This week, tragedy struck the French capital of Paris when a series of coordinated terrorist attacks shocked the city and left over 120 dead and over 350 wounded. Around the world, religious and political reasons condemned the attacks and pledged their support of Paris in the wake of the attacks. According to a CNN article, “U.S. President Barack Obama pledged solidarity with France, saying, We’ve seen an outrageous attempt to terrorize innocent civilians.’ Pope Francis condemned the killings, saying they were a part of the ‘piecemeal Third World War.’ ‘There is no religious or human justification for it,’ he said in a telephone interview with TV2000, the television network of the Italian Bishops’ Conference.” And not long after the attacks, people across the globe began to show their solidarity through hashtags and other forms of social media. Some changed their Facebook profile pictures to be shaded with the colors of the French flag. Some posted pictures from trips they had taken to Paris. “Facebook also made available its Safety Check, which allows users and others to mark themselves safe in the wake of a disaster” (source).
And then, the brands began to get involved. Many French and international fashion brands used social media to show their support, including Ralph Lauren, Carolina Herrera, Saks Fifth Avenue and others.
Paris is one of the fashion capitals of the world, so this felt natural. It wasn’t until other brands started to get in on the action that I began to feel a little uneasy. Amazon and Starbucks changed their websites to reflect their support, as you can see below.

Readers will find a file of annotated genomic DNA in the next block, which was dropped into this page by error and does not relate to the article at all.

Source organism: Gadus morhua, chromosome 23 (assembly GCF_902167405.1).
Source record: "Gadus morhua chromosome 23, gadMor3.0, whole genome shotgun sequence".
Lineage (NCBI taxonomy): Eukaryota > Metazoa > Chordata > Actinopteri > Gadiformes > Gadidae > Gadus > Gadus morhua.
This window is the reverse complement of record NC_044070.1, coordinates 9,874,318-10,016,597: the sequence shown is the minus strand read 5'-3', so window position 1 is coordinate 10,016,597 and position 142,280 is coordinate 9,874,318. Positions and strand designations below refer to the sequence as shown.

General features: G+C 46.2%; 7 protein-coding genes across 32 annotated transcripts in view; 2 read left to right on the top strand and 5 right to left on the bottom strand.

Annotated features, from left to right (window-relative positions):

And I found myself wondering: is it okay to do this? There’s a reason I’m grappling with this. On the recent 9/11 anniversary, many brands posted on social media with hashtags like “Never Forget” and others. “Advertising-industry publication Digiday asked whether brands should even be tweeting about 9/11: ‘One would think that the most respectful thing a brand could do would be to not say anything at all, unless the brand’s employees or customers were in some way directly [affected] by 9/11.’ So, when would it be OK? Digiday specifically referenced a tweet from the American Red Cross, which read simply, ‘Today, we remember #september11.’ That tweet, as you might expect, drew only positive responses. The same can’t be said for one from the Los Angeles Lakers, who Ad Age said ‘seemed to realize they were treading on thin ice’ by tweeting a Kobe Bryant photo with the #neverforget hashtag as a graphical overlay. The Lakers quickly deleted the tweet” (source).
So, what do you think? Is it appropriate? Or should brands whose employees have not been directly affected by a tragedy avoid commenting?